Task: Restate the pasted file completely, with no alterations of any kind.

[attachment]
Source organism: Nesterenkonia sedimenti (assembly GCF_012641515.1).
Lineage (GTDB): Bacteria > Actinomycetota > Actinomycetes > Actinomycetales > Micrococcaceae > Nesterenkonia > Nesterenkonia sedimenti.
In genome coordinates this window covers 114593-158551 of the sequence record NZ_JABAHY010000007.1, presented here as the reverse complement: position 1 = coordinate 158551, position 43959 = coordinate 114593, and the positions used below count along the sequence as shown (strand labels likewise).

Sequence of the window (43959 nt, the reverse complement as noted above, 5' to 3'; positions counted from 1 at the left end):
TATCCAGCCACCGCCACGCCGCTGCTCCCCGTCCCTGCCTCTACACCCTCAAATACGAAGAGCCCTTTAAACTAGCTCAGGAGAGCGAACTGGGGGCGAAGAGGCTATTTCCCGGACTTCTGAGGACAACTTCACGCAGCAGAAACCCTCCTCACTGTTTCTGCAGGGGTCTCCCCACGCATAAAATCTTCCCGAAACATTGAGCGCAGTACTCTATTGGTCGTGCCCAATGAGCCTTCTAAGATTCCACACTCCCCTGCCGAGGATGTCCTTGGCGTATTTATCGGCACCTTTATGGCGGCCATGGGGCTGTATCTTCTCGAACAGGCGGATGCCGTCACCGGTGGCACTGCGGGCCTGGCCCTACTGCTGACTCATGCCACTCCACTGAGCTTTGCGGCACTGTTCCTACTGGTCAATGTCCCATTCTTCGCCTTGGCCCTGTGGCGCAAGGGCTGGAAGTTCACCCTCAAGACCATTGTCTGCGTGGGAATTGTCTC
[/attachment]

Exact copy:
Source organism: Nesterenkonia sedimenti (assembly GCF_012641515.1).
Lineage (GTDB): Bacteria > Actinomycetota > Actinomycetes > Actinomycetales > Micrococcaceae > Nesterenkonia > Nesterenkonia sedimenti.
In genome coordinates this window covers 114593-158551 of the sequence record NZ_JABAHY010000007.1, presented here as the reverse complement: position 1 = coordinate 158551, position 43959 = coordinate 114593, and the positions used below count along the sequence as shown (strand labels likewise).

Sequence of the window (43959 nt, the reverse complement as noted above, 5' to 3'; positions counted from 1 at the left end):
TATCCAGCCACCGCCACGCCGCTGCTCCCCGTCCCTGCCTCTACACCCTCAAATACGAAGAGCCCTTTAAACTAGCTCAGGAGAGCGAACTGGGGGCGAAGAGGCTATTTCCCGGACTTCTGAGGACAACTTCACGCAGCAGAAACCCTCCTCACTGTTTCTGCAGGGGTCTCCCCACGCATAAAATCTTCCCGAAACATTGAGCGCAGTACTCTATTGGTCGTGCCCAATGAGCCTTCTAAGATTCCACACTCCCCTGCCGAGGATGTCCTTGGCGTATTTATCGGCACCTTTATGGCGGCCATGGGGCTGTATCTTCTCGAACAGGCGGATGCCGTCACCGGTGGCACTGCGGGCCTGGCCCTACTGCTGACTCATGCCACTCCACTGAGCTTTGCGGCACTGTTCCTACTGGTCAATGTCCCATTCTTCGCCTTGGCCCTGTGGCGCAAGGGCTGGAAGTTCACCCTCAAGACCATTGTCTGCGTGGGAATTGTCTC